In the corporate world, the power you have (and the ability to make money too) is a mirage. What is powerful is the position you hold, not you. It’s very much like a political office. The legal structure of corporation (particularly public corporation) allows us to create entities and positions that are powerful as we can pool money publicly.

If you lose your powerful position in a corporation, your powerful aura could stick around with you for a few months but they begin to fade away if you don’t get another job. A half-life of that power is probably 6 months. After 12 months, you would be stripped naked, back to your old self. You would then know who you really are. This is why most corporate employees try to jump from one company to next while they still have jobs.

They can make money because their positions are properly empowered to do so; not necessarily because the people holding the positions are actually good at making money. If they were truly good at making money, they wouldn’t be working for faceless shareholders; they would be starting their own business (especially in today’s economy where VC money is easy to find).

Working for corporations is becoming less popular now because each corporation is hiring less and less people (by increasing efficiency). Young people now prefer small startups because they are more exciting, and more encouraging of self-expression. But I personally think working for big corporations while you are young is a better choice, as you could learn a lot about how the corporate world works, and that opportunity would not be available to you later in life (if you didn’t choose the corporate life right after school). But you do need to get out of the corporate world before you are 30. Once you have kids, you would probably be too scared to leave.

In the old days, people worked for others so that they could learn and eventually open their own business. Nowadays, people just keep working for others all their lives, never figuring out a way to make a living being who they are. We only live once. It’s a waste of life to toil away for anonymous shareholders who care about nothing but the bottom line.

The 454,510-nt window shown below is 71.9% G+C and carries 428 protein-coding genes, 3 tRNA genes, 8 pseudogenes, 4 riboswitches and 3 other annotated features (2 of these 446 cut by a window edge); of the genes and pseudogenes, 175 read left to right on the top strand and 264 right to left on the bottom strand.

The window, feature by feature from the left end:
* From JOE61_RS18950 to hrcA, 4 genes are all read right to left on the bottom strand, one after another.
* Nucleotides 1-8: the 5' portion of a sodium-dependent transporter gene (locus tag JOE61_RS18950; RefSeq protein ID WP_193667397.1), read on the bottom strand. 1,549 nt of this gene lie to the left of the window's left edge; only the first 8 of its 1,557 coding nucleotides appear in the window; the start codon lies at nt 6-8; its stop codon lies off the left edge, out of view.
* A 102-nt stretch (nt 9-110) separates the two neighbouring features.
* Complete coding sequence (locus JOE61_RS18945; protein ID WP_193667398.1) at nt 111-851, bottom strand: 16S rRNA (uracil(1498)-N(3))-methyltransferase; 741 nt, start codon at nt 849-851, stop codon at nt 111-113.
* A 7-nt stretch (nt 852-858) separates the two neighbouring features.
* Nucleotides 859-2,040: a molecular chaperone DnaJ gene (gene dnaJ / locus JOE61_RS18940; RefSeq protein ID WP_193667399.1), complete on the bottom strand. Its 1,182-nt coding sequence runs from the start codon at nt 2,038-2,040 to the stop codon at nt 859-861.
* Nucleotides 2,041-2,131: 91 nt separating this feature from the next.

So I realized that it’s possible to use Facebook like Twitter. Here’s how:

On Facebook, you can flag any of your friends as “Close Friends”. Ignore the fact that it says “Close Friends”, use this in the same manner as “Follow” on Twitter. For anyone whose content you’d like to follow, flag him/her as “Close Friends”. Then set your smart-phone to notify you when any of them post something new. Because Facebook notifies you as soon as they post, your notification queue would look like Twitter; everything listed in the reverse-chronological order. This allows you to ignore Facebook’s ranking algorithm. You wouldn’t be looking at what Facebook thinks is important for you; you would be controlling what you want to see and when.

This way of using Facebook eliminates the need for you to actively check Facebook on a regular basis. If there is something you should check, it would let you know. Otherwise, you can ignore it.

Here’s how you set this up:

When you roll over the name of a person, you get a little pop-up box with a drop-down labelled “Friends”. Select “Close Friends” for anyone whose content you want to follow.

From the little down-arrow in the upper right corner, select “Settings”. Then select “Notifications”. Assuming that you have Facebook App on your smart-phone, turn off Email notification by selecting “Only notifications about your account, security and privacy.” (Unless you want to be notified twice.)

Then, go to your Facebook App, select “More”, scroll down and select “Settings”, and select “Notifications”, scroll down and select “Close Friends activity”. Check “Get notifications”.

Now every time the people you follow post anything new, your smart phone will let you know.

When you are managing employees, you are mainly managing their feelings. When you are managing a company, you are mostly managing the reality; so “emotional intelligence” isn’t all that important. 

My theory on founders like Dov Charney of American Apparel.

How we make money is interesting in that it is a bigger challenge for most of us. How we spend money is entirely within our own control, but to make money, we have to be useful/valuable to others. We cannot entirely control what others want.

How we spend money is interesting in a different way. It is the opposite side of the same coin. Someone’s spending is someone else’s earning. It’s like how we calculate GDP. I’ve wondered about how differently people spend their money. I’m sure companies like Mint would have a pretty good idea of this although their demographic is very skewed.